Beneficiary Designations: Your Final Word
Are you sure your assets will be distributed the way you want them to be after your death? Educate yourself on the types of beneficiary designations so you can make the right decisions for your assets!
We all understand the importance of having a will. And while that document is indeed your “last will and testament,” it is not necessarily your final word when it comes to some of the assets that make up your estate.
Let’s take a look at beneficiary designations, so you do have the final word on where your assets go after your death.
- Primary Beneficiary
- Contingent or Secondary Beneficiary
- Per Stirpes
- Per Capita
- Updates are Critical
Beneficiary designations allow you to transfer assets like financial and retirement accounts and life insurance policy proceeds directly to a person regardless of the terms written in your will. Beneficiary designations are typically activated immediately upon your death and override information concerning inherited assets written into your will. This means those assets do not have to go through the probate process, a legal proceeding that can be expensive and lengthy.
Your primary beneficiary or beneficiaries are first in line to inherit. If you choose more than one primary beneficiary, you will need to decide what percentage of your assets each one will receive.
Primary beneficiaries can be spouses, partners, children, other relatives, friends, trust, charity, or institutions.
“Can I name more than on beneficiary on my account?”
Contingent or Secondary Beneficiary
If your primary beneficiary were to die before you or with you, your assets would pass to a contingent or secondary beneficiary. These beneficiaries can be anyone or anything listed above.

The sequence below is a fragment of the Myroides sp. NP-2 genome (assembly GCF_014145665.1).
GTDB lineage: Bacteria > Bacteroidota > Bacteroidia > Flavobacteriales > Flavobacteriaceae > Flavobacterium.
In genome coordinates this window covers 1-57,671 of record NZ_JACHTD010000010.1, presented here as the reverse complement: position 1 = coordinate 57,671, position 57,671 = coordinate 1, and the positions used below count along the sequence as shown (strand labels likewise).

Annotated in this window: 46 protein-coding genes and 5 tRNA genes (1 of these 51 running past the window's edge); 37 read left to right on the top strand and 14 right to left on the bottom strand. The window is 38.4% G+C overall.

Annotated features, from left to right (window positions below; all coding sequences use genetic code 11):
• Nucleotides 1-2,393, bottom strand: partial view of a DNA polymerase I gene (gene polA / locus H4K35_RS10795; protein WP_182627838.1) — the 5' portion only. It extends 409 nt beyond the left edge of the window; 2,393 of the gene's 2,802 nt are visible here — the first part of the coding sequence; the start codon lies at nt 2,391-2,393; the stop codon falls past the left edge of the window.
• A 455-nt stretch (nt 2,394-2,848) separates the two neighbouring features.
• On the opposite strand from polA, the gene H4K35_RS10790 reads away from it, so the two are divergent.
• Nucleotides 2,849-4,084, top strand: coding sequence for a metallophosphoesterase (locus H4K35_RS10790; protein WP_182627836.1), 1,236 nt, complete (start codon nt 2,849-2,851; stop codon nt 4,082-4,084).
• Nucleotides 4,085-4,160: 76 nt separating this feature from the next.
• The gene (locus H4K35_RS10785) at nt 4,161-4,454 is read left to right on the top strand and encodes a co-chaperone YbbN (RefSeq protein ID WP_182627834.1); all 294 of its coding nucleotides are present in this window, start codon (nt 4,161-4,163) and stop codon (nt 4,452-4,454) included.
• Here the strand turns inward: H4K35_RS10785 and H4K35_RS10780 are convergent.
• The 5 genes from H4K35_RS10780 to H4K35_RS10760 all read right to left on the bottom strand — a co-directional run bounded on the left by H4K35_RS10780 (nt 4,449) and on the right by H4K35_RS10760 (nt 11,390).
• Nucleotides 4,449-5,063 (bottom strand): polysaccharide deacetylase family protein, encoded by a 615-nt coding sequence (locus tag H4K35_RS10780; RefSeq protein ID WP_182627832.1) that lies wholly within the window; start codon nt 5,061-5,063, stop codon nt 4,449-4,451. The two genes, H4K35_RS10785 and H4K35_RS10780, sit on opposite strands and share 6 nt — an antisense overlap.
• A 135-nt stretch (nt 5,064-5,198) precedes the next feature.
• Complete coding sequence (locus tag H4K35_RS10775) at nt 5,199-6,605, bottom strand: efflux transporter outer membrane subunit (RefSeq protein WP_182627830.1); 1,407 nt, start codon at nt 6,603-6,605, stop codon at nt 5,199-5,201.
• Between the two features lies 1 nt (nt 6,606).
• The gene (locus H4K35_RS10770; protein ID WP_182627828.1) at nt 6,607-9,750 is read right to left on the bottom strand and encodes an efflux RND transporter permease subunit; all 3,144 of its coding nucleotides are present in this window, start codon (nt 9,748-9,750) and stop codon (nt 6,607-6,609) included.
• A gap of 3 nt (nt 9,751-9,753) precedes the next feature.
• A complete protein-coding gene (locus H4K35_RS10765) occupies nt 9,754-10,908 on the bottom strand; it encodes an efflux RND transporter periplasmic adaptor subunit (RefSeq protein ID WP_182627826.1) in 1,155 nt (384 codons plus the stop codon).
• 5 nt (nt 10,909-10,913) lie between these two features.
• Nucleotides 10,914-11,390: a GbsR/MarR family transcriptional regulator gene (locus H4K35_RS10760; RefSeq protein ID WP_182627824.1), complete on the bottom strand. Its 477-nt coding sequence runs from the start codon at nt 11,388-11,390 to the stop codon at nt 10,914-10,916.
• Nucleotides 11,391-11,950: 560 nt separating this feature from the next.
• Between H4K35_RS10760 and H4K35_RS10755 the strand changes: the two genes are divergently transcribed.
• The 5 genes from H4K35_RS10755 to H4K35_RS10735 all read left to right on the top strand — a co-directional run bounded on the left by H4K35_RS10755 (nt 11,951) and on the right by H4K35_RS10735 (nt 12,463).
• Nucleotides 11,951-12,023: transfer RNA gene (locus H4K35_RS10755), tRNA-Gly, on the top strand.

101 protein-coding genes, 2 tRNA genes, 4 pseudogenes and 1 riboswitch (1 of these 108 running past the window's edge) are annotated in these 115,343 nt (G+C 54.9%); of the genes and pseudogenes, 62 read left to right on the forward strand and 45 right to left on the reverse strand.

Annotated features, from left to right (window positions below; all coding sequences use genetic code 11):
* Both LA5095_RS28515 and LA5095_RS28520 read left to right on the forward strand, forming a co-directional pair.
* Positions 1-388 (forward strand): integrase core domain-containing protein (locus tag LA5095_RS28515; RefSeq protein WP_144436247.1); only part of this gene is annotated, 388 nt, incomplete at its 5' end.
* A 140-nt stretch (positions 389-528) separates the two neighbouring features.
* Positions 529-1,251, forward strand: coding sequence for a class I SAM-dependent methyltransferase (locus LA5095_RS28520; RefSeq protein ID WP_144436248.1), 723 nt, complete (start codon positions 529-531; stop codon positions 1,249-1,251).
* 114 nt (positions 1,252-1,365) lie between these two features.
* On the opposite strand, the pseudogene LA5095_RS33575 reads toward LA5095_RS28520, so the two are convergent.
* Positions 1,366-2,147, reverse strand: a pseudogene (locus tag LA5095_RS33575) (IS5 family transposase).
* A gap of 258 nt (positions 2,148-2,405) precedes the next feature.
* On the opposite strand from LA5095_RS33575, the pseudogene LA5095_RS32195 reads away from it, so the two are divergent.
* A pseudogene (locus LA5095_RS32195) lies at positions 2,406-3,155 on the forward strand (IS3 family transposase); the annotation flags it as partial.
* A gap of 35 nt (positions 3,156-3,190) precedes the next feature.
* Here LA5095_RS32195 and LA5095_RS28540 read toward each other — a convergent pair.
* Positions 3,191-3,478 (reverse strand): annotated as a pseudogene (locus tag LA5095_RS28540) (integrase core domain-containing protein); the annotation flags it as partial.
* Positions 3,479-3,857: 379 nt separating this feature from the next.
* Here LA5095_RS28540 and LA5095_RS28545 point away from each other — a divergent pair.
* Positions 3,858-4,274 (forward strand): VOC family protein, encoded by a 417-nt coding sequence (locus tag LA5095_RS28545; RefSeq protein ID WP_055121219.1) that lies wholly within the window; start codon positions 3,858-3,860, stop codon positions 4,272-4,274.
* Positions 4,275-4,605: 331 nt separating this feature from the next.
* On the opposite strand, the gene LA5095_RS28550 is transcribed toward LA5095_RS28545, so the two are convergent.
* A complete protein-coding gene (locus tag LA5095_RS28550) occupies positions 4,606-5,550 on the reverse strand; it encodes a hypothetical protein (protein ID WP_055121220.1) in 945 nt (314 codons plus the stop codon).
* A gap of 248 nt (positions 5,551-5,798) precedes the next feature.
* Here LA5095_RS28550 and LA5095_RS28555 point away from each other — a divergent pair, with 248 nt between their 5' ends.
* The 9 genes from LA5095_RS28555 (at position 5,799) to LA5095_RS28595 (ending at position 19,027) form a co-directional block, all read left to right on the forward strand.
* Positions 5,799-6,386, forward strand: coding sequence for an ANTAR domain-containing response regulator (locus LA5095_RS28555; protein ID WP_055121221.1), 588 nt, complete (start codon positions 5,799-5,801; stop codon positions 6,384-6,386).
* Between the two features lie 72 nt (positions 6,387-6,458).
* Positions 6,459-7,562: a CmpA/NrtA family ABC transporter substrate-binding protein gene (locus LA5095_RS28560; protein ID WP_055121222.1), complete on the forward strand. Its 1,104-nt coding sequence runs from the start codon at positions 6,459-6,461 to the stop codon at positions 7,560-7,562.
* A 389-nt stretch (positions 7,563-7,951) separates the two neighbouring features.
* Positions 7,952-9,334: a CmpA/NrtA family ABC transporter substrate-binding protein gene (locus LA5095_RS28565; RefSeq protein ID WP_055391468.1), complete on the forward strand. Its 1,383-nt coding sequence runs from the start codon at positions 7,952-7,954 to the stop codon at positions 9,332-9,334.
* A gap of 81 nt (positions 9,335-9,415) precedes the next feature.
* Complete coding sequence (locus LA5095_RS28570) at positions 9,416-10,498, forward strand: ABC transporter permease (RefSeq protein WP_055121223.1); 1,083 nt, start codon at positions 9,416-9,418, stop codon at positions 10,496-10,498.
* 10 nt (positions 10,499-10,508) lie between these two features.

Per stirpes is Latin for “by branch.” It refers to what will happen to your assets if one of your beneficiaries dies. That person’s children would then receive their parent’s share of the assets you left to them initially.
If you left 50% of your life insurance proceeds to your spouse and 50% to your son who predeceased you, that 50% would then go to his children, split equally between them.
Per capita is Latin for “be the heads.” It means that if a beneficiary dies before you, any assets left to that person don’t go to his or her children but are distributed to the “similar” remaining beneficiaries. In the above example, 50% of your life insurance proceeds would not go to your son’s children, but the entire balance would go to your spouse.
Per capita is something to consider if, for whatever reason, you do not want grandchildren receiving a particular or any asset.
“Are your beneficiaries updated on your accounts?”
Updates are Critical
We all know how important it is to update our will when we have a significant life event like a marriage, a divorce, a child, another child, or a death. But we might not think about updating beneficiaries for specific assets.
Make sure that your current beneficiary designations reflect your current wishes because your will does not supersede them.
With the 1 Page Wealth Plan we make sure you update your beneficiaries.
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